Born to Moroccan parents in Madrid, Achraf Hakimi took his first steps as a youth footballer at CD Colonia Ofigevi. But in 2006, at the tender age of seven, he joined Real Madrid. It was to the beginning of a meteoric rise. Hakimi was actually informed that his dream had come true via post. In Getafe, an unremarkable industrial suburb of Madrid where the family lived, his father took a letter out of their mailbox that had a Real Madrid letterhead. "I honestly thought that it was a lie and that my father was pulling my leg," Achraf Hakimi later said of the incident.
It was not a lie. Quite the opposite in fact. The letter contained an invitation to attend a trial. Real Madrid wanted to see how Achraf would fare against the most talented players in the city. He didn't just do well. He did well enough to be recruited for youth academy. He would go on to achieve a feat that only a few of the hundreds of youngsters through the club's youth systems manage: to make his debut in the Real Madrid first team and to earn enough plaudits for Borussia Dortmund to sign him on a two-year loan deal in 2018.
"What did I think when I heard about the interest from Borussia? That it would be a challenge to try my hand at one of the historic clubs of the Bundesliga, at a club that has achieved incredible things," he told the members' magazine "Borussia" (Issue 150). "The fans don't just support you for the 90 minutes, but beforehand while you're warming up too. For us players, that's a plus. It's fundamental." Things are a little different to the Estadio Santiago Bernabéu, he explained, although the fans "are there when you need them". His rise has been and still is meteoric: Achraf Hakimi made his debut for the Los Blancos reserves in the Segunda Division in August 2016. By January 2017, he had been promoted to the senior squad for the first time, where he was a permanent fixture throughout the 2017/18 season and the only youth player to be allocated a permanent shirt number. His debut in the Primera Division came on 1 October 2017. And at the end of that campaign he became the first Moroccan player to win the UEFA Champions League (though he was not in the squad for the final). Hakimi covers a lot of ground and is an excellent tackler, as well as delivering pacey crosses. Tactically well trained and technically gifted, Hakimi primarily operates as a right-back but is capable of playing on the left of defence too.
At international level, where he represents his parents' homeland, it has been a similar success story. Hakimi made his Morocco debut as a substitute in a match against Canada on 11 October 2016. He was already a first-team regular by the time the 2018 World Cup in Russia came around, and did not miss a single minute against Spain, Portugal and Iran in the group stages. "I identify as a Madrileno and a Moroccan. I was exposed to the Moroccan culture and its customs at home."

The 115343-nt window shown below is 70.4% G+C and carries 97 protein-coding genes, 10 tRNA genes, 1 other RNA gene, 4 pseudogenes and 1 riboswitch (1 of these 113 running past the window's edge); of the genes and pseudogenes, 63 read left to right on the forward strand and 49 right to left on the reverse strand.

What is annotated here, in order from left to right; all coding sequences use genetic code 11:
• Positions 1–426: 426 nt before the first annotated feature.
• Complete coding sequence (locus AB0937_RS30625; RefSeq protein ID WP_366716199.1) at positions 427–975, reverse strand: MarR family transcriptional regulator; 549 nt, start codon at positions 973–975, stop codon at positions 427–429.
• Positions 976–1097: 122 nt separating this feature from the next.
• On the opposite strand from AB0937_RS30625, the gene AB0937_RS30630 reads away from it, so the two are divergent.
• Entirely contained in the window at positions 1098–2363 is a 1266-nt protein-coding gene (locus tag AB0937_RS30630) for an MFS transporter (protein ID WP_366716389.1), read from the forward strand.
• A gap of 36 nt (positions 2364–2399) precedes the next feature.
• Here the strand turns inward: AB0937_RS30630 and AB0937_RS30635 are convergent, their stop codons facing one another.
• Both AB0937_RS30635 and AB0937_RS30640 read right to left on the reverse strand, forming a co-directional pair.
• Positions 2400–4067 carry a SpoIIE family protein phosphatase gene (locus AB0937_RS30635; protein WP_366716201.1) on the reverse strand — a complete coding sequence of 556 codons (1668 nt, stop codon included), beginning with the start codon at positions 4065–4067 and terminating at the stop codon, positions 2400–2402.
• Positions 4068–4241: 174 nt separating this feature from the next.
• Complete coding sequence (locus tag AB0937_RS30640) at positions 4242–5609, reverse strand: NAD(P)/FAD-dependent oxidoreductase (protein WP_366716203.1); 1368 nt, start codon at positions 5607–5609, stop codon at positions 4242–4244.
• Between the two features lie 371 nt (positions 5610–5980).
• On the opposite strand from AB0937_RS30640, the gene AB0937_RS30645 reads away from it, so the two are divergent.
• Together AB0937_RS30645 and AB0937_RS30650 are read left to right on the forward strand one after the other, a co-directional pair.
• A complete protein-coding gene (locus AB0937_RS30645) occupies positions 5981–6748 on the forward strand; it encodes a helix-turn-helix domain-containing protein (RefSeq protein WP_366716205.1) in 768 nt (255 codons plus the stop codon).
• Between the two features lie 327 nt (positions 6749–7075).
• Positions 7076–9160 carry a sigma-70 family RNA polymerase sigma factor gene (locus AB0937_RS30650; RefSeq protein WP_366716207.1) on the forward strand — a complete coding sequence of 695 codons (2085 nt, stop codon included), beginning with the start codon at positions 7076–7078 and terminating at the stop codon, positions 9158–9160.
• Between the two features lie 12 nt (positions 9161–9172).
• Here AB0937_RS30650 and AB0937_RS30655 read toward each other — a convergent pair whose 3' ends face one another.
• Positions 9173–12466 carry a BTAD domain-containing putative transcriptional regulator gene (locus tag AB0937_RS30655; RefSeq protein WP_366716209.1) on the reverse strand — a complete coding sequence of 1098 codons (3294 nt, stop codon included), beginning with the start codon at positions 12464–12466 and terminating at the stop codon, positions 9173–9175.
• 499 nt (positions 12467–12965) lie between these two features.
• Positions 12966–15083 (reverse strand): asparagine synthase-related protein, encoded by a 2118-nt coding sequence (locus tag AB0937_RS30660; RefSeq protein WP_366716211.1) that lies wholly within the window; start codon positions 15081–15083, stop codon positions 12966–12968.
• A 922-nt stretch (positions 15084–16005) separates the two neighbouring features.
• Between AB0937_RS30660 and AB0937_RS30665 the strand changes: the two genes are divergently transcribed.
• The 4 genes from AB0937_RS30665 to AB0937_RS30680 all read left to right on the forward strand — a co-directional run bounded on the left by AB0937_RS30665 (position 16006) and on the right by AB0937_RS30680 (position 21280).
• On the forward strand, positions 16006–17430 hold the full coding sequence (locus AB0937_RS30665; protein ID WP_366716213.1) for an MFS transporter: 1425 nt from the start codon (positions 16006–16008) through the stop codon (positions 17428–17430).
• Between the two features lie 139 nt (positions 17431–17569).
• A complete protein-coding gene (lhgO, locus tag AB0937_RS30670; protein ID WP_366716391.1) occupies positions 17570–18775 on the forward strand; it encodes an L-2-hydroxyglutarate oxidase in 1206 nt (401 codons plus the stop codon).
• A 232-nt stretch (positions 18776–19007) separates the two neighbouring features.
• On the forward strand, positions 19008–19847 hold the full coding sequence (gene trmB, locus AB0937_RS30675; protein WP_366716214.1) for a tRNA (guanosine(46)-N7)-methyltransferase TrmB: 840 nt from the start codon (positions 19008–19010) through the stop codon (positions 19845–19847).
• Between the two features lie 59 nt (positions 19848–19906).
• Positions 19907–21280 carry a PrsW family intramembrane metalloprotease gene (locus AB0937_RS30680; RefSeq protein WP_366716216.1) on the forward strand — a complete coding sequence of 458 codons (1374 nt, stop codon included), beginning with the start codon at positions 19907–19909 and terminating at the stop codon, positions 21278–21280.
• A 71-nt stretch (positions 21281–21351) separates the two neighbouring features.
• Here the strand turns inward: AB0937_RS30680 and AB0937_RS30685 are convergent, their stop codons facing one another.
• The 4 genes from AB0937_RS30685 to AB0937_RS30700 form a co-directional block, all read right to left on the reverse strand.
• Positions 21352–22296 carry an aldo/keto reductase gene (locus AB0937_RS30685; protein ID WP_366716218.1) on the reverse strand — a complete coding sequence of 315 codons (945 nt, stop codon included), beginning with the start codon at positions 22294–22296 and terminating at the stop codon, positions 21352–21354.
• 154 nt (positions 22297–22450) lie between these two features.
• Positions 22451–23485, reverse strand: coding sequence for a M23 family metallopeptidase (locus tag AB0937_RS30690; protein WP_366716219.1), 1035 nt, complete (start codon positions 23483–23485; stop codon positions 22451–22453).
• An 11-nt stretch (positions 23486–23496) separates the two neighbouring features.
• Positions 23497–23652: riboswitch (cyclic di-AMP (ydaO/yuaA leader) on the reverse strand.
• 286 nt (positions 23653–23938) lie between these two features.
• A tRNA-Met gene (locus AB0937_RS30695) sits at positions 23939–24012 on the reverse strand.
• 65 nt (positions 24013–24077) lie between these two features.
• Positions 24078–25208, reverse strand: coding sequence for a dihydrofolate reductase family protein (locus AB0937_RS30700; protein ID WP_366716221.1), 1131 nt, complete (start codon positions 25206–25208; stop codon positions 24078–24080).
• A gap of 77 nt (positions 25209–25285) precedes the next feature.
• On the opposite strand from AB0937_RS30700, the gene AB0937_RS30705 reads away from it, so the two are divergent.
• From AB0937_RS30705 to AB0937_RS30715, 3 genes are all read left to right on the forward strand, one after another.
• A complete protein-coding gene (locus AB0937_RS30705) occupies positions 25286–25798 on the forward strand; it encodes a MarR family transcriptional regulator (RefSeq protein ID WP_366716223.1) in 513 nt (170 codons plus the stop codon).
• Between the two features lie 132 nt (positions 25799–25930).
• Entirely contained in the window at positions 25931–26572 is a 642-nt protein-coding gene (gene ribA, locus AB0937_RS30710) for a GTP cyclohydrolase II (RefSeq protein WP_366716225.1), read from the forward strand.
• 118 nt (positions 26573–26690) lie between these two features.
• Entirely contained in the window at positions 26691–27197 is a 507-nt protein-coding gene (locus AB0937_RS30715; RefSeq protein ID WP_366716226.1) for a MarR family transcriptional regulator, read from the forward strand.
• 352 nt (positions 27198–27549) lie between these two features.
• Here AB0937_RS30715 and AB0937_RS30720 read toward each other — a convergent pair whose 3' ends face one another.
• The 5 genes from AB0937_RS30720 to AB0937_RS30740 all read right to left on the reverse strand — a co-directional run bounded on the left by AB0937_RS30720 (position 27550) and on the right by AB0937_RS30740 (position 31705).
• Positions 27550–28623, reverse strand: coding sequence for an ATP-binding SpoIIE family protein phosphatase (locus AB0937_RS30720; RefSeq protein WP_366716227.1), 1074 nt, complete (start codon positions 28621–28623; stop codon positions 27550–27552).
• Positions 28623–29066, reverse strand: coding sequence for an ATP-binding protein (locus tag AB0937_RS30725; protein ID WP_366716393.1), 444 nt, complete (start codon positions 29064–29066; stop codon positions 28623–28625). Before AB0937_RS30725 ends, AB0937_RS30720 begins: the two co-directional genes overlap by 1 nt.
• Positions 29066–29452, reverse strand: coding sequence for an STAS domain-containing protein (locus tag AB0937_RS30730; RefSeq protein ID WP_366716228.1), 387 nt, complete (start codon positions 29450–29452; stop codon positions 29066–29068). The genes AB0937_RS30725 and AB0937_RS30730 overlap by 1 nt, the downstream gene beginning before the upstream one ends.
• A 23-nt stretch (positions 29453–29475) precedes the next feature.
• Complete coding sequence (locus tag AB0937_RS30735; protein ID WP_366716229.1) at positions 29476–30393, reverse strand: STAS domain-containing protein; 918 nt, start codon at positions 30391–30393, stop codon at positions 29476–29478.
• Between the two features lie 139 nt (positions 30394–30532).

And it was his parents who served as his role models when he departed the city of his birth for Dortmund. Admittedly, he was moving under different, more luxurious circumstances but the transfer brought with it uncertainties that needed to be overcome. His parents had moved from a Moroccan village in the vicinity of Casablance to the industral sector of Madrid at a young age "to build a better life for themselves," according to their son. "They came from areas where there is hardly any work." That was different in Spain. But "they had to fight enormously hard," he said, in order to provide for themselves and his siblings. "I have no words to describe my parents."
The early days in Germany were not entirely devoid of difficulties. "I speak a little bit of French and, fortunately, English to a certain degree too, but German is difficult for me. And it took a while for me to get into the team," he said. "But I cannot have any complaints. I'm very, very happy with how it's all going." Aside from the first few weeks while he was still finding his feet, Hakimi was a first-team regular right up until sustaining a broken metatarsal injury that prematurely brought the curtain down on his season in March 2019. He had shone going forward and had been involved in 12 goals in 28 competitive matches (three goals, nine assists). In addition, he was the quickest Dortmund player, clocking up a top speed of 35.1km/h that was only surpassed by one other player across the Bundesliga: Lukas Klünter of Hertha. After overcoming his injury, he took part in the African Cup of Nations in the summer of 2019, starting all four of Morocco's matches.
"At Real I was a reserve and only had limited opportunities – which is completely normal when you're young and you're promoted from the club academy to the senior squad." But in Dortmund he's established himself as an irreplaceable member of the first team. It doesn't matter if he plays on the left, as he does for the Moroccan national team, or in his preferred position on the right of defence. It serves to strengthen his belief that he made the right decision.
But what he obviously has not forgotten are his friends. There is one young man in particular whom he got to know while still a child and who still plays for the Real Madrid second team, but is part of footballing aristocracy by virtue of his name: Luca Zidane. "He is one of the people I've had the chance to meet through football and who you absolutely cannot afford to lose," says Achraf Hakimi. As luck would have it, it would be Luca's father – the incomparable Zinedine – who would be the coach to hand Hakimi his debut in the Real Madrid first team.